Understanding acceptability in the context of text messages to encourage medication adherence in people with type 2 diabetes
Bartlett YK., Kenning C., Crosland J., Newhouse N., Miles LM., Williams V., McSharry J., Locock L., Farmer AJ., French DP.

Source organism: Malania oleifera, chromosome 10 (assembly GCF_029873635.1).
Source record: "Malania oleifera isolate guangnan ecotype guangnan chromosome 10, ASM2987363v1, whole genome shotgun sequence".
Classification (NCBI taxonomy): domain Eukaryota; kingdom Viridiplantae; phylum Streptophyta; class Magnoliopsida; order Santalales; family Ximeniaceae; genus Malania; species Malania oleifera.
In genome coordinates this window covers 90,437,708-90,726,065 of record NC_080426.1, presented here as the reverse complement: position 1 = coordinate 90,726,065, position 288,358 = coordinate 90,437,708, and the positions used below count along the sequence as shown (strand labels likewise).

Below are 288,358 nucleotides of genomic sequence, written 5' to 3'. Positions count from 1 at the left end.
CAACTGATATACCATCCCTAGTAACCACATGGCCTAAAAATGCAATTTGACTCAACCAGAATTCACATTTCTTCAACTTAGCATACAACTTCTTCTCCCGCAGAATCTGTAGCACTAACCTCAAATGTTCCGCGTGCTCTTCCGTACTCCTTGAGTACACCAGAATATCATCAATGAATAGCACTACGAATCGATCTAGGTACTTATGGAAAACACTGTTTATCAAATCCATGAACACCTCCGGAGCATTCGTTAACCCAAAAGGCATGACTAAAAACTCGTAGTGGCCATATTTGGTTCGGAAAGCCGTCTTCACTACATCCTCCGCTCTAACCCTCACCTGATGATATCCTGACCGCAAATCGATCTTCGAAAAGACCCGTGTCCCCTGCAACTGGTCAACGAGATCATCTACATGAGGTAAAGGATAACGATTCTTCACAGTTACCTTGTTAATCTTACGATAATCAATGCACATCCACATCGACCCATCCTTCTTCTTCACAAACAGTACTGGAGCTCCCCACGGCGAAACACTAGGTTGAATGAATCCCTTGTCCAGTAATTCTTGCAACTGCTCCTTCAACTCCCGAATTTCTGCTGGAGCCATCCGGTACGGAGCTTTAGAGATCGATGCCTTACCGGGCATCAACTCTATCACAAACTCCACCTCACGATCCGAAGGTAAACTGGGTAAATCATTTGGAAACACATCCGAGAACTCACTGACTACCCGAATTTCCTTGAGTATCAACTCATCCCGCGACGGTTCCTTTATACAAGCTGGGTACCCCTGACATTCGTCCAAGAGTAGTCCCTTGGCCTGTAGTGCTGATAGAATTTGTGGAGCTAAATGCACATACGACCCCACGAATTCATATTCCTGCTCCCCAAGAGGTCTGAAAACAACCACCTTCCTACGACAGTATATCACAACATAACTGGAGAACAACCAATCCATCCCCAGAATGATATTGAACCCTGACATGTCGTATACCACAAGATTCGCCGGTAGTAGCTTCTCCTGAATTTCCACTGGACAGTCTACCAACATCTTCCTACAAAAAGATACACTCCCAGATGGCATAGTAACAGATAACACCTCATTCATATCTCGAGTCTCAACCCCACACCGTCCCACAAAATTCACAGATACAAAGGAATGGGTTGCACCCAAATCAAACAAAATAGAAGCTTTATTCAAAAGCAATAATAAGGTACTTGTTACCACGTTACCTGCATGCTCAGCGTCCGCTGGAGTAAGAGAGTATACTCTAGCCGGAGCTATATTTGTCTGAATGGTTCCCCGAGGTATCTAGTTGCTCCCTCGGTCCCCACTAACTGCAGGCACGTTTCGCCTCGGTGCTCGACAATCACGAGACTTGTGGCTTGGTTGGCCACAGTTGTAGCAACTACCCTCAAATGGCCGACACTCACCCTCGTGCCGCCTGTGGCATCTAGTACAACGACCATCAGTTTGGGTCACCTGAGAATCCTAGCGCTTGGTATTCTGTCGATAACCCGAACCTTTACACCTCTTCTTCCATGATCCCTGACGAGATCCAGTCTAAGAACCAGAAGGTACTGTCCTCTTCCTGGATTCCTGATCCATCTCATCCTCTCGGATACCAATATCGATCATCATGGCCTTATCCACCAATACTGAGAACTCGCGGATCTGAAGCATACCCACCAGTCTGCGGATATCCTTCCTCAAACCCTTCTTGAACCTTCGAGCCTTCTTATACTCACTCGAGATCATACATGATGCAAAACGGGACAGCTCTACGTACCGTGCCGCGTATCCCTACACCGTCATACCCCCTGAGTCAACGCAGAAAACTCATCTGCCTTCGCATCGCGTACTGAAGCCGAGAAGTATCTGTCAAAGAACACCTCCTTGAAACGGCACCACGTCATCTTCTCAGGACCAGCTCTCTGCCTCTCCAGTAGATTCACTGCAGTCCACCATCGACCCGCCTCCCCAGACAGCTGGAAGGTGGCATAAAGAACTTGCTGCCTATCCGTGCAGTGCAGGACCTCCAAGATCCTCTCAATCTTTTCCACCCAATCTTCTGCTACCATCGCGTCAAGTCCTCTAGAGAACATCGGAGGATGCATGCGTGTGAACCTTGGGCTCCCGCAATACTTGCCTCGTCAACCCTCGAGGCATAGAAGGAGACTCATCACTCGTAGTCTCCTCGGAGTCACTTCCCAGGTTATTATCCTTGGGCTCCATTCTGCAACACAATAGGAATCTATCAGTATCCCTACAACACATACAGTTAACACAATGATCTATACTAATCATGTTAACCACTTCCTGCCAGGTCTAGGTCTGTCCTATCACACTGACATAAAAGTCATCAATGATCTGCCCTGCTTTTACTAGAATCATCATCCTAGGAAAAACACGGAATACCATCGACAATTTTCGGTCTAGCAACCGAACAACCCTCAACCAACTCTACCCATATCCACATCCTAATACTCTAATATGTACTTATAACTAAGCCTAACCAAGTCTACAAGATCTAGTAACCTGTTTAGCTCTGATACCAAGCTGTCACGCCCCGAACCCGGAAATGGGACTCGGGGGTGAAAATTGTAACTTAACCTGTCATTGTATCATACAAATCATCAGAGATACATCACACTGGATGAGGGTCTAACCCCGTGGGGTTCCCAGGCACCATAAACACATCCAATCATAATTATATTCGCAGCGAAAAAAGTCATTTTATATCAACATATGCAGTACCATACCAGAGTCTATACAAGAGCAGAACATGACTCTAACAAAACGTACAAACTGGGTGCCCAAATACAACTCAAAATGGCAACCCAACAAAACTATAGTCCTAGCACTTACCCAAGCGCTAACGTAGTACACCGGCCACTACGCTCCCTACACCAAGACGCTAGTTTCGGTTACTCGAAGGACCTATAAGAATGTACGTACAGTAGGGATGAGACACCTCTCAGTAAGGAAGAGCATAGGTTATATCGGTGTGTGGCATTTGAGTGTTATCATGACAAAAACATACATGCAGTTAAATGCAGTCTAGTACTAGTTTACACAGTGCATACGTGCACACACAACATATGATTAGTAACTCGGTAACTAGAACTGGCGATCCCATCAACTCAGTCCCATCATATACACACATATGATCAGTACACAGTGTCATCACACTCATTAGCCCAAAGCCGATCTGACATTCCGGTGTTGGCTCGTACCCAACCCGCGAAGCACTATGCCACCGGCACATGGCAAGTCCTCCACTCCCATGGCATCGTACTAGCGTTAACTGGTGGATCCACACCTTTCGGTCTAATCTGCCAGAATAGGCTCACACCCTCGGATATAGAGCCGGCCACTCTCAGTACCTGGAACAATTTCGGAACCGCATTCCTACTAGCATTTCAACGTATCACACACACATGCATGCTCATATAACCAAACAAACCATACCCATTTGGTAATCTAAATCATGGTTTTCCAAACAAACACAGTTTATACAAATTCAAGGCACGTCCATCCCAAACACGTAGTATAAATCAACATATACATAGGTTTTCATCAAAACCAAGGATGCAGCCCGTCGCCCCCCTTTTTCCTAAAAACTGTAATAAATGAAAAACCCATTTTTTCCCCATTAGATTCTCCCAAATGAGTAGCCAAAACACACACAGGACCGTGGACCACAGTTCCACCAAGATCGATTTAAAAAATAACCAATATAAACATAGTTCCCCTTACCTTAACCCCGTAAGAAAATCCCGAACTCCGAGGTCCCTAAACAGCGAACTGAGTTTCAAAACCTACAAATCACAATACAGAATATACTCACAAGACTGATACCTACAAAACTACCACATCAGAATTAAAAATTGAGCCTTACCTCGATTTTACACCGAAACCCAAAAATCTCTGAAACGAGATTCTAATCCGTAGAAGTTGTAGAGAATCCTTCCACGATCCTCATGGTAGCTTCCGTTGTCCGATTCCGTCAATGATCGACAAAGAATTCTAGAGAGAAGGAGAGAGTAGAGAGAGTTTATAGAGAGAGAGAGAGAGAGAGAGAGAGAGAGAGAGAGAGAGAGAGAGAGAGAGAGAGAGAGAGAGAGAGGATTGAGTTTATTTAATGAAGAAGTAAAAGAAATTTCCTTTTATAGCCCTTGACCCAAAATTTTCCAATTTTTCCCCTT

Background: Acceptability is recognised as a key concept in the development of health interventions, but there has been a lack of consensus about how acceptability should be conceptualised. The theoretical framework of acceptability (TFA) provides a potential tool for understanding acceptability. It has been proposed that acceptability measured before use of an intervention (anticipated acceptability) may differ from measures taken during and after use (experienced acceptability), but thus far this distinction has not been tested for a specific intervention. This paper 1) directly compares ratings of anticipated and experienced acceptability of a text message-based intervention, 2) explores the applicability of the TFA in a technology-based intervention, and 3) uses these findings to inform suggestions for measuring acceptability over the lifespan of technology-based health interventions. Methods: Data were obtained from a quantitative online survey assessing anticipated acceptability of the proposed text messages (n = 59) and a 12-week proof-of-concept mixed methods study assessing experienced acceptability while receiving the text messages (n = 48). Both quantitative ratings by return text message, and qualitative data from participant interviews were collected during the proof-of-concept study. Results: The quantitative analysis showed anticipated and experienced acceptability were significantly positively correlated (rs >.4). The qualitative analysis identified four of the seven constructs of the TFA as themes (burden, intervention coherence, affective attitude and perceived effectiveness). An additional two themes were identified as having an important impact on the TFA constructs (perceptions of appropriateness and participants’ role). Three suggestions are given related to the importance of appropriateness, what may affect ratings of acceptability and what to consider when measuring acceptability. Conclusions: The high correlation between anticipated and experienced acceptability was a surprising finding and could indicate that, in some cases, acceptability of an intervention can be gauged adequately from an anticipated acceptability study, prior to an expensive pilot or feasibility study. Directly exploring perceptions of appropriateness and understanding whether the acceptability described by participants is related to the intervention or the research - and is for themselves or others - is important in interpreting the results and using them to further develop interventions and predict future use.